Observation 87984: Chrysopidae
When: 2011-04-22
No herbarium specimen

Proposed Names

-1% (2)
Eye3
Recognized by sight
55% (1)
Recognized by sight: Perhaps some kind of mealybug
-28% (1)
Recognized by sight

Please login to propose your own names and vote on existing names.

Eye3 = Observer’s choice
Eyes3 = Current consensus

Comments

Add Comment
By: Danny Newman (myxomop)
2013-12-11 14:45:44 CST (-0500)

will suffice until/unless a genus or species can be determined. Non-fungal observations are welcome, particularly when they are as conspicuously fungoid and interesting as this one is. See the rest of the Non-fungal species list (linked above) for more.

confirmed
By: Matt Welter (mattfungus)
2013-12-11 10:16:57 CST (-0500)

“Matt

I agree with there ID on the first one- and probably the second- larvae of some type of Neuroptera (lace wing).

Phillip J Pellitteri
Distinguished Faculty Associate
UW Madison Insect Diagnostic Lab"

My question now is should I create a descriptor that is purely insect based so that if we get another lacewing larvae or woolly alder aphid, we can readily put that as the descriptor, or should non fungal reports just be eliminated?

It’s a non-fungal bug
By: Matt Welter (mattfungus)
2013-12-11 09:11:28 CST (-0500)

I agree with Danny. This is not a fungus. My gut reaction when I saw this was that this was something like a woolly alder aphid http://bugguide.net/node/view/157195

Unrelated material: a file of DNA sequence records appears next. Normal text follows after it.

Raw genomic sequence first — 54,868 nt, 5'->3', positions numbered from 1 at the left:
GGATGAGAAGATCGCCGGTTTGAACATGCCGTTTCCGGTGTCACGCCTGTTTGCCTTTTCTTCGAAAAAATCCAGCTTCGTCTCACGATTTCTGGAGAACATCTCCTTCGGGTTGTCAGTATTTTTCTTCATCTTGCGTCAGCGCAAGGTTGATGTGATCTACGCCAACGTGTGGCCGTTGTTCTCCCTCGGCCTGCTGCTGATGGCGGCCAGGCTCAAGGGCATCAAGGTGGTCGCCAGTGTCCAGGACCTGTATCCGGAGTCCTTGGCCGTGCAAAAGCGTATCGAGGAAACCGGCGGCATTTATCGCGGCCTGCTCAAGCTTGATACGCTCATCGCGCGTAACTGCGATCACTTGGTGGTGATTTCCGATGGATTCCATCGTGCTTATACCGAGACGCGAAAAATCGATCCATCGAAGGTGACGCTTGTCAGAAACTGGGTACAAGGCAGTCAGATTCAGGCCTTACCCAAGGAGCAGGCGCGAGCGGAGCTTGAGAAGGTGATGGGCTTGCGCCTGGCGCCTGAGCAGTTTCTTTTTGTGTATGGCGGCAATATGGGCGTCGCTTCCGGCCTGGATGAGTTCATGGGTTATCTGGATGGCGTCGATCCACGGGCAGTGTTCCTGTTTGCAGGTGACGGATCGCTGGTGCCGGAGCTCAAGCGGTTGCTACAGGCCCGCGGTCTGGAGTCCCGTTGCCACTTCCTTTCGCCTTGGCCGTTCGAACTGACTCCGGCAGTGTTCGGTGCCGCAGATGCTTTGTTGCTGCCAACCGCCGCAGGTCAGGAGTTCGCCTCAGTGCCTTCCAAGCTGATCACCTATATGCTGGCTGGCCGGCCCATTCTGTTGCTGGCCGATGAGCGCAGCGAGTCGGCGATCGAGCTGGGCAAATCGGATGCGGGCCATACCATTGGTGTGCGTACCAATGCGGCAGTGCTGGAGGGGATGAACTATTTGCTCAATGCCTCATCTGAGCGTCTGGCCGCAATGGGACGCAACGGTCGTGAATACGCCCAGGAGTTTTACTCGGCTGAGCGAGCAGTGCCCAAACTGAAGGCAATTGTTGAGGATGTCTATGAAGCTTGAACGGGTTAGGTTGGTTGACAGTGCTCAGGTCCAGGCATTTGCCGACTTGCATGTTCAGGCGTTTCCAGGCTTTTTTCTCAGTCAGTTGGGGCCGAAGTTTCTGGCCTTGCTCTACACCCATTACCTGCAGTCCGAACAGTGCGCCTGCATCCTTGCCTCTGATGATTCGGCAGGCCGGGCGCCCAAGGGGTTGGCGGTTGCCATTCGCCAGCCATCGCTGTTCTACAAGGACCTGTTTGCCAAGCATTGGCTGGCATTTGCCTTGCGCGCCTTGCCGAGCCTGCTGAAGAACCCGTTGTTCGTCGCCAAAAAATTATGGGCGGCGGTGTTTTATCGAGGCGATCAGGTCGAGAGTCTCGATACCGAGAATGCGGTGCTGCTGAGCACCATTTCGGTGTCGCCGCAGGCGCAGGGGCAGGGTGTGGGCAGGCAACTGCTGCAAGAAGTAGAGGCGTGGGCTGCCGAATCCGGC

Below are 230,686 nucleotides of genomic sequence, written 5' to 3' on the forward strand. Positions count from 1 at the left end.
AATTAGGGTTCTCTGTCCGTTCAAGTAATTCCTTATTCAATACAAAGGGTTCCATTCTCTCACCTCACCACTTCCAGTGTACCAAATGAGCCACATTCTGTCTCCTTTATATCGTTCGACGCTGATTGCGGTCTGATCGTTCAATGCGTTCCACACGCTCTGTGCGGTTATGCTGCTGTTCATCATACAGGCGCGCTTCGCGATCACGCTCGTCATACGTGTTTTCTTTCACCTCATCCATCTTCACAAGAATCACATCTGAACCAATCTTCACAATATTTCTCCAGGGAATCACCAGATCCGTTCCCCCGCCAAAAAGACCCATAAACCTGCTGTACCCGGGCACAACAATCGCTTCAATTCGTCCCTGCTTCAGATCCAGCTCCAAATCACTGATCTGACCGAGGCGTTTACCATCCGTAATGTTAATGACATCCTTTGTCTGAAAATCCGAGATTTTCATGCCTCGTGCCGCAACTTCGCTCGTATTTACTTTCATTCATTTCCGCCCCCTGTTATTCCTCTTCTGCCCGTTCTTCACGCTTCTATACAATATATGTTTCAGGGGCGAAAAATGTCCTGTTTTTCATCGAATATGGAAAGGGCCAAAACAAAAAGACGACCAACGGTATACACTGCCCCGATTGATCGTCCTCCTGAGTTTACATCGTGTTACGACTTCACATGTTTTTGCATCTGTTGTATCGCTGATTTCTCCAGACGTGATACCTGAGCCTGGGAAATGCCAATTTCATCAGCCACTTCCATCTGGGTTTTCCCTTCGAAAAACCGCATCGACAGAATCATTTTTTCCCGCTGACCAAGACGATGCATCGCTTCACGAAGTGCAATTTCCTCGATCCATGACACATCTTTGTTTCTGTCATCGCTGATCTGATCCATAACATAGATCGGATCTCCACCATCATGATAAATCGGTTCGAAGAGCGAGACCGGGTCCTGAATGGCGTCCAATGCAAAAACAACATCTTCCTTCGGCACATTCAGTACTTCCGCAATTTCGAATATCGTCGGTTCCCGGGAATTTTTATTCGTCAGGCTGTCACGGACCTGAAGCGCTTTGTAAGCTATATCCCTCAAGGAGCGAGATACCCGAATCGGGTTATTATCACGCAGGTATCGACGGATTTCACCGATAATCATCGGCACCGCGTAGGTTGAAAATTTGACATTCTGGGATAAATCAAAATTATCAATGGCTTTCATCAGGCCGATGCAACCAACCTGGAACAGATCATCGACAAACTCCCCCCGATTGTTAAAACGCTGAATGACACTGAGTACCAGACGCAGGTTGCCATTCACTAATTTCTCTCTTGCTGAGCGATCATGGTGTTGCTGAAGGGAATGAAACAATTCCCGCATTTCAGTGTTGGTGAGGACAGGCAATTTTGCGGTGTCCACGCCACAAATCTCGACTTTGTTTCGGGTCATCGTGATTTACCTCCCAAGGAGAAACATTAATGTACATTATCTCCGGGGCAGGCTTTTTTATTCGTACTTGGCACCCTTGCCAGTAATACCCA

The shape of the body wasn’t right but there didn’t seem to be the impairing growth.

Looking at the cranefly larvae, this seems spot on.

I can send the pic to Phil Pelliteri and see what he sees.

i have seen a similar insect
By: Danny Newman (myxomop)
2013-12-11 01:12:10 CST (-0500)

in Costa Rica (observation forthcoming) which was very much alive, hauling a garden of suspiciously fungal something on its back. this site:

http://bugoftheweek.com/...

describes this phenomenon in detail. Given the similarity to the insect seen here, I suspect this could be a related (if not the same), debris-hauling species, one which may be dead, but was not killed by a fungus.

hm
By: Danny Newman (myxomop)
2012-02-21 14:15:03 CST (-0500)

the question then is whether or not this blanket of fluff is fungal or part of the insect. if this is an entomopathogen, the host certainly doesn’t look very deteriorated. then again, there do appear to be some classic “pom-pom on a stick” conidial formations (where o where is the illustrated glossary of entomopathogenic terms??) making up that fluff layer.

reminds me a bit of this observation:

http://mushroomobserver.org/obs/45687

which suffers from the same dilemma.

Dead …. yes indeed..
By: Alok Mahendroo (alok)
2012-02-21 11:31:07 CST (-0500)
was it dead?
By: Danny Newman (myxomop)
2012-02-21 11:24:39 CST (-0500)

Created: 2012-02-19 12:57:07 CST (-0500)
Last modified: 2013-12-11 01:18:24 CST (-0500)
Viewed: 84 times, last viewed: 2016-05-20 23:07:54 CDT (-0400)
Show Log